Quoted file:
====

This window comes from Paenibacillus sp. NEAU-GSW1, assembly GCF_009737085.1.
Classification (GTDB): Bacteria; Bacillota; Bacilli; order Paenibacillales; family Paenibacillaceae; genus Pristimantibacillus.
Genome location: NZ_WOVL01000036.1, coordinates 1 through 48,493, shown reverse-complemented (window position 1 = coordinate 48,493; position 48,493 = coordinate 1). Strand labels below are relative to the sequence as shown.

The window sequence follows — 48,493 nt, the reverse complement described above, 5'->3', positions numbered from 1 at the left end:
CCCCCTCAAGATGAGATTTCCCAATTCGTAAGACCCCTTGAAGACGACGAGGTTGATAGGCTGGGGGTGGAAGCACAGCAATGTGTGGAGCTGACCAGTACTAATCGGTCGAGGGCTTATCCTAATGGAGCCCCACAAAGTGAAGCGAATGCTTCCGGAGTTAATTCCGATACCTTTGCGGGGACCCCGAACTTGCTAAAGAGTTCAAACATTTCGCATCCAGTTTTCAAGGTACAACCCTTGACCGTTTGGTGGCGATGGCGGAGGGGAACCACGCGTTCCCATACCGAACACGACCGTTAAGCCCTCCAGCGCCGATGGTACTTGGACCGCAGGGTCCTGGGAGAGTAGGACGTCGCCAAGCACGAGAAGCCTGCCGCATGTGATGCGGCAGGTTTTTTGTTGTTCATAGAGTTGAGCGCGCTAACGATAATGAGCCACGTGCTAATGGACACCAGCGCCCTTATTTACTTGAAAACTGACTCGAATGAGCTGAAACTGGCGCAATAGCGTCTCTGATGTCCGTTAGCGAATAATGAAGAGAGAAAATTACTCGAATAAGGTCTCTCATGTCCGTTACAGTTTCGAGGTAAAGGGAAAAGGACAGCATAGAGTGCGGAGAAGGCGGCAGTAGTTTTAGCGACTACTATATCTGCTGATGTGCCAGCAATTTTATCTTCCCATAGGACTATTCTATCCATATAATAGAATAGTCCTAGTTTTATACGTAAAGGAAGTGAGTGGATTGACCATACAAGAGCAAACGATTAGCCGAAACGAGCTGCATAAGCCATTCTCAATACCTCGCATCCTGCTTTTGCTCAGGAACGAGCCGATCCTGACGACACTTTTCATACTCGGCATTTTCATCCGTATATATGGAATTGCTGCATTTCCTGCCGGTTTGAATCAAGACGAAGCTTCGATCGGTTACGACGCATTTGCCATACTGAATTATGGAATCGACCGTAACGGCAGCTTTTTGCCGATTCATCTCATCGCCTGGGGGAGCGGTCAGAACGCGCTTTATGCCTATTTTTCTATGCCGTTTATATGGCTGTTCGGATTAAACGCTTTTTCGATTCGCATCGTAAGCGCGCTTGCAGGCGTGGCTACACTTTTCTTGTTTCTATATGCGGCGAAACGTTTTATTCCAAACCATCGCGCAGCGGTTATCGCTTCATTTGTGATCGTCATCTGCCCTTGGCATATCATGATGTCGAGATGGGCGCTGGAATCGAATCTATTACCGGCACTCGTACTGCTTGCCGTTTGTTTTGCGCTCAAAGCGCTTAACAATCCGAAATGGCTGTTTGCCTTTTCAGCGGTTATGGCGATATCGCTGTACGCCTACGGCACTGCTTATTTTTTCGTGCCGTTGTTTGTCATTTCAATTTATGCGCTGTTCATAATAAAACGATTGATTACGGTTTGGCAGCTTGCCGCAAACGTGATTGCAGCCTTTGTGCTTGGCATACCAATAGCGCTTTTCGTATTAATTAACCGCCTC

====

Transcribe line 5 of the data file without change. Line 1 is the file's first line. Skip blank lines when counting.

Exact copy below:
CCCCCTCAAGATGAGATTTCCCAATTCGTAAGACCCCTTGAAGACGACGAGGTTGATAGGCTGGGGGTGGAAGCACAGCAATGTGTGGAGCTGACCAGTACTAATCGGTCGAGGGCTTATCCTAATGGAGCCCCACAAAGTGAAGCGAATGCTTCCGGAGTTAATTCCGATACCTTTGCGGGGACCCCGAACTTGCTAAAGAGTTCAAACATTTCGCATCCAGTTTTCAAGGTACAACCCTTGACCGTTTGGTGGCGATGGCGGAGGGGAACCACGCGTTCCCATACCGAACACGACCGTTAAGCCCTCCAGCGCCGATGGTACTTGGACCGCAGGGTCCTGGGAGAGTAGGACGTCGCCAAGCACGAGAAGCCTGCCGCATGTGATGCGGCAGGTTTTTTGTTGTTCATAGAGTTGAGCGCGCTAACGATAATGAGCCACGTGCTAATGGACACCAGCGCCCTTATTTACTTGAAAACTGACTCGAATGAGCTGAAACTGGCGCAATAGCGTCTCTGATGTCCGTTAGCGAATAATGAAGAGAGAAAATTACTCGAATAAGGTCTCTCATGTCCGTTACAGTTTCGAGGTAAAGGGAAAAGGACAGCATAGAGTGCGGAGAAGGCGGCAGTAGTTTTAGCGACTACTATATCTGCTGATGTGCCAGCAATTTTATCTTCCCATAGGACTATTCTATCCATATAATAGAATAGTCCTAGTTTTATACGTAAAGGAAGTGAGTGGATTGACCATACAAGAGCAAACGATTAGCCGAAACGAGCTGCATAAGCCATTCTCAATACCTCGCATCCTGCTTTTGCTCAGGAACGAGCCGATCCTGACGACACTTTTCATACTCGGCATTTTCATCCGTATATATGGAATTGCTGCATTTCCTGCCGGTTTGAATCAAGACGAAGCTTCGATCGGTTACGACGCATTTGCCATACTGAATTATGGAATCGACCGTAACGGCAGCTTTTTGCCGATTCATCTCATCGCCTGGGGGAGCGGTCAGAACGCGCTTTATGCCTATTTTTCTATGCCGTTTATATGGCTGTTCGGATTAAACGCTTTTTCGATTCGCATCGTAAGCGCGCTTGCAGGCGTGGCTACACTTTTCTTGTTTCTATATGCGGCGAAACGTTTTATTCCAAACCATCGCGCAGCGGTTATCGCTTCATTTGTGATCGTCATCTGCCCTTGGCATATCATGATGTCGAGATGGGCGCTGGAATCGAATCTATTACCGGCACTCGTACTGCTTGCCGTTTGTTTTGCGCTCAAAGCGCTTAACAATCCGAAATGGCTGTTTGCCTTTTCAGCGGTTATGGCGATATCGCTGTACGCCTACGGCACTGCTTATTTTTTCGTGCCGTTGTTTGTCATTTCAATTTATGCGCTGTTCATAATAAAACGATTGATTACGGTTTGGCAGCTTGCCGCAAACGTGATTGCAGCCTTTGTGCTTGGCATACCAATAGCGCTTTTCGTATTAATTAACCGCCTC